Last reviewed 4 July 2012
Henrietta Clarke reports on the new Euro-Mediterranean Convention on preferential rules of origin.
The new Convention
A Euro-Mediterranean Convention on preferential rules of origin was authorised by the Council in March 2012. It provides a single legal instrument to replace the current pan-Euro-Mediterranean (pan-Euro-Med) system of cumulation of origin based on individual protocols applicable between two partner countries. The Convention will address the difficulties in managing the current network of some 60 bilateral protocols on rules of origin among the countries or territories of the Euro-Mediterranean zone. It will facilitate the application of identical rules of origin for the purpose of diagonal cumulation of origin for goods traded in that zone. It should also help the contracting parties to react to rapidly changing economic realities and market conditions. A single legal instrument can be amended much more conveniently than a complex network of protocols.
The Convention was also seen as offering the opportunity to integrate the participants in the EU’s Stabilisation and Association process (Albania, Bosnia and Herzegovina, Croatia, the former Yugoslav Republic of Macedonia (FYROM), Kosovo, Montenegro and Serbia) into the pan-Euro-Med system of cumulation of origin. This should allow for the development of trade by offering new opportunities within an enlarged trade area and will promote regional integration.
The system of pan-Euro-Med cumulation
The system of pan-Euro-Med cumulation of origin is the extension of a previous system created in 1997. The system was then enlarged to the Faroe Islands and the Mediterranean countries. The Euro-Mediterranean Partnership was launched in Barcelona in 1995 to provide a framework for strengthened dialogue and comprehensive co-operation in the Mediterranean. The partners agreed to create an area of peace, stability and shared prosperity through the progressive establishment of free trade between the EU and its Mediterranean partners and amongst the partners themselves by 2010. The first step was the conclusion of a full set of Euro-Mediterranean association agreements between the EU and its partners in the Mediterranean, granting reciprocal trade preferences.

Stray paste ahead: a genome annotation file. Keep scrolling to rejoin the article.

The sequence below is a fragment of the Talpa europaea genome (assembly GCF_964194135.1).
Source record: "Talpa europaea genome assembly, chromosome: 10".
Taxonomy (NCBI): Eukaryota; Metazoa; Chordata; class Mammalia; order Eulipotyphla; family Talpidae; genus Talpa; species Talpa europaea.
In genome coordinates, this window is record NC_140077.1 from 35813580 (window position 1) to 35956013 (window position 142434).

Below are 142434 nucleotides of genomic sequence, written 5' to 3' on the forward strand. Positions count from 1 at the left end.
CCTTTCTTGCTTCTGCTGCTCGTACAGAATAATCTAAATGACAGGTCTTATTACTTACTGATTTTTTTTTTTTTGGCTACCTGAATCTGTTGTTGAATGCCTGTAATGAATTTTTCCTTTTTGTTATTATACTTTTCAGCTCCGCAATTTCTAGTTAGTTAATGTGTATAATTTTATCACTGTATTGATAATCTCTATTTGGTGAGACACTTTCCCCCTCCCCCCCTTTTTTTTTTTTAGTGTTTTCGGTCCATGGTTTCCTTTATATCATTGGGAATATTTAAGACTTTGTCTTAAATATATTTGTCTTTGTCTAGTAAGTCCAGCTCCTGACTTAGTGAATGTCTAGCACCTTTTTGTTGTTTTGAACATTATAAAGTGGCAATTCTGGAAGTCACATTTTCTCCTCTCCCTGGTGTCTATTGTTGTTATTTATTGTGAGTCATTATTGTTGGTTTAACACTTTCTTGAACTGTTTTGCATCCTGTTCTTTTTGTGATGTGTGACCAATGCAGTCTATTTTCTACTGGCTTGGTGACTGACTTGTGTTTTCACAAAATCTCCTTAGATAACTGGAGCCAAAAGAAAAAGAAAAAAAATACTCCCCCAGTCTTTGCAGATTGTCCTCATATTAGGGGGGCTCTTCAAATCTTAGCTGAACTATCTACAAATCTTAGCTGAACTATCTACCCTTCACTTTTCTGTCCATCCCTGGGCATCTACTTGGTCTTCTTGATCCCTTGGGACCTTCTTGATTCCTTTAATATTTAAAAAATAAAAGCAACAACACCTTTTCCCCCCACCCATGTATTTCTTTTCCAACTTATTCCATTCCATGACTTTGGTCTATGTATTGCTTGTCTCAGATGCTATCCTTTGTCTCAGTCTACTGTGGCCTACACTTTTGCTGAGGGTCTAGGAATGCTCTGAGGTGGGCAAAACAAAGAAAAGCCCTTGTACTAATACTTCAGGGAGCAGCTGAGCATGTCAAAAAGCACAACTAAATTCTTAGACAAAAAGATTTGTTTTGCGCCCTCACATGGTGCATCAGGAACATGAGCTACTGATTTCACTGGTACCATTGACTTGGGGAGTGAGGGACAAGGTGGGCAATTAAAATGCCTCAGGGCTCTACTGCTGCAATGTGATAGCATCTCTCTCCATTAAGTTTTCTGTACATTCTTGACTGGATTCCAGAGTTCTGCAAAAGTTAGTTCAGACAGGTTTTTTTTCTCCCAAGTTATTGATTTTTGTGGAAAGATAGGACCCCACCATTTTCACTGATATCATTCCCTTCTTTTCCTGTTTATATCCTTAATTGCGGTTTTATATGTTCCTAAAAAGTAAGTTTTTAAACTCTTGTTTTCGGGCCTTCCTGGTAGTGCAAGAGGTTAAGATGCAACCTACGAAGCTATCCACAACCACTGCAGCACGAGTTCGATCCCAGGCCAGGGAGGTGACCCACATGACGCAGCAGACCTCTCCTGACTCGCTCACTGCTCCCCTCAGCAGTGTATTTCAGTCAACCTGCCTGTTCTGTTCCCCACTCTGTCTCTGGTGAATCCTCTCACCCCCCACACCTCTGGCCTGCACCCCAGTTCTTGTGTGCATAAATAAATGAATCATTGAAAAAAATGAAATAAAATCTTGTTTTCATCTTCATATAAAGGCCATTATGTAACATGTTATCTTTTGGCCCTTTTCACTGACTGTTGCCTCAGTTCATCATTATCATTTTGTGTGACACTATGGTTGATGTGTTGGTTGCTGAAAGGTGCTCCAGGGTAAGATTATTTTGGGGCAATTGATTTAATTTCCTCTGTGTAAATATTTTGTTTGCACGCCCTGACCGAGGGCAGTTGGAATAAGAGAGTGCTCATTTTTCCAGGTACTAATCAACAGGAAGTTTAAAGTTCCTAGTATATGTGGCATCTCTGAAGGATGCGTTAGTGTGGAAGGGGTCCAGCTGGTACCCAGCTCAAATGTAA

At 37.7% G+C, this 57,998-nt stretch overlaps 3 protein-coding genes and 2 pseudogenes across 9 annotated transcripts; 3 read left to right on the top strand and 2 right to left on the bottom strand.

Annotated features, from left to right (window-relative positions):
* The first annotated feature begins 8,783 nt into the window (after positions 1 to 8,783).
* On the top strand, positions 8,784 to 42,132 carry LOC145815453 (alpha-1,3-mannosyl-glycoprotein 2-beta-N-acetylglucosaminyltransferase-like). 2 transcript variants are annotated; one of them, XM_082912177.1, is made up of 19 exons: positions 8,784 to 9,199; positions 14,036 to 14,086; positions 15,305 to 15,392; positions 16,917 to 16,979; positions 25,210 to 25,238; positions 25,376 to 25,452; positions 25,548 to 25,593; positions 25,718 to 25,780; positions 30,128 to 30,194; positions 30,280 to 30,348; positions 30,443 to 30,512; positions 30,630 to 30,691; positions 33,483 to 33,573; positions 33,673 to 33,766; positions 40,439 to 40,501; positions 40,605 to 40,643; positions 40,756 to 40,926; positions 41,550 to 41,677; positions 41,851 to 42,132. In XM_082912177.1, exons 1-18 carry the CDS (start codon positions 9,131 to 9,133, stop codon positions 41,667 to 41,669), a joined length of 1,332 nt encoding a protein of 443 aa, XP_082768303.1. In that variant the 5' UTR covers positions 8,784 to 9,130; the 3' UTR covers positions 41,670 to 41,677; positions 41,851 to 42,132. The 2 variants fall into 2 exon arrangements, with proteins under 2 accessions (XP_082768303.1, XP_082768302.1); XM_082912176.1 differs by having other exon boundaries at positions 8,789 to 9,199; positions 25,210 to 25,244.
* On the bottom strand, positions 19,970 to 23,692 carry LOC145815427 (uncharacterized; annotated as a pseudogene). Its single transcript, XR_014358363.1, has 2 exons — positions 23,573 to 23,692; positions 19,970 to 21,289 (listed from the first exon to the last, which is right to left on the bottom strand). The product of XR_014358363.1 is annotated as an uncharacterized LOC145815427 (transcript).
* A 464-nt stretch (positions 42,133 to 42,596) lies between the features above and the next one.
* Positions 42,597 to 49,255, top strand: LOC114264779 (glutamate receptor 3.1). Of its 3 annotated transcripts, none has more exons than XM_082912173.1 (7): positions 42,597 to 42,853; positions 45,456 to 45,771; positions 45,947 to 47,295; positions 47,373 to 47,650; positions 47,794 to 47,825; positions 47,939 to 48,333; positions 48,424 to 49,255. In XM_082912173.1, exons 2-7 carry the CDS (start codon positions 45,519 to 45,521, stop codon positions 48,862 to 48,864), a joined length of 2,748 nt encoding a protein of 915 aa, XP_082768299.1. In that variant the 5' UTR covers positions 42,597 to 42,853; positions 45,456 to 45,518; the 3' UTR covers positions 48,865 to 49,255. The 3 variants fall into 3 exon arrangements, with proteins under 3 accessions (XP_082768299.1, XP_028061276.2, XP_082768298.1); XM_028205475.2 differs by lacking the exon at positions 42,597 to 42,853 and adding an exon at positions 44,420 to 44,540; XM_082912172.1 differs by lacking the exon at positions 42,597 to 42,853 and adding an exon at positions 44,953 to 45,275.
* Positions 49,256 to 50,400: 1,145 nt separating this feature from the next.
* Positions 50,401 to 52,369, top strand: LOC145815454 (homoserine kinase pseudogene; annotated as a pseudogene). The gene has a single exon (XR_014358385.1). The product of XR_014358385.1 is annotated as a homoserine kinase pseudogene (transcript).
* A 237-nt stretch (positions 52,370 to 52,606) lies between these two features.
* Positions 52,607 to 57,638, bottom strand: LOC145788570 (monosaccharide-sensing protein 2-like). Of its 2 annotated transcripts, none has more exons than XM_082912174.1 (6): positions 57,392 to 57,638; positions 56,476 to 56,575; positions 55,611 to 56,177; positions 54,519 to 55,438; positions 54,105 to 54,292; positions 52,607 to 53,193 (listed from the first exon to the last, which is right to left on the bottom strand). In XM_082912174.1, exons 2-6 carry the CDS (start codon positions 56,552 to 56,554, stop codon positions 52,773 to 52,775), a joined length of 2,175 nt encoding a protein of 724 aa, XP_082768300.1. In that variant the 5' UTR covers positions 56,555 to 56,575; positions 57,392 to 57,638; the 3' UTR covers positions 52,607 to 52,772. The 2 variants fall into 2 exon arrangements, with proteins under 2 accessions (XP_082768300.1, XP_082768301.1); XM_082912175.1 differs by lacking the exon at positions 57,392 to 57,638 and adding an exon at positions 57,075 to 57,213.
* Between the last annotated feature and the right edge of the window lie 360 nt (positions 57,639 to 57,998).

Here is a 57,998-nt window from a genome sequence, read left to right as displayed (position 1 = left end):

The pan-Euro-Med system of cumulation of origin was then created based on a network of preferential agreements, the origin protocols of which have to consist of identical rules. There are specific provisions on cumulation, the no drawback rule and proof of origin in the protocols. As long as those protocols are not in place between some countries of the zone, other rules apply.
Several years ago, the Commission proposed to replace the network of about 60 bilateral protocols on rules of origin in force in the pan-Euro-Med zone with a single legal instrument in the form of a regional Convention.
The Convention was finally open for signature on 15 June 2011 and since then the EU, the European Free Trade Association (EFTA) States, FYROM, Montenegro, Croatia, Albania and Turkey have signed it. Following the ratification procedure, it has now entered into force in the EU, the EFTA countries, Albania and Croatia. The next step will be for contracting parties that have ratified the Convention to render it effective by referring to it in the origin protocols of their free trade agreements with their pan-Euro-Med partners that have completed their respective ratification procedures.
The contracting parties
The contracting parties to the Convention are: the European Union; the Faroe Islands; the EFTA states (Iceland, Liechtenstein, Norway and Switzerland); the participants in the “Barcelona process” (Algeria, Egypt, Israel, Jordan, Lebanon, Morocco, the Palestine Liberation Organisation for the benefit of the Palestinian Authority of the West Bank and the Gaza Strip, Syria, Tunisia and Turkey); the participants in the EU’s stabilisation and association process (Albania, Bosnia and Herzegovina, Croatia, FYROM, Kosovo, Montenegro and Serbia).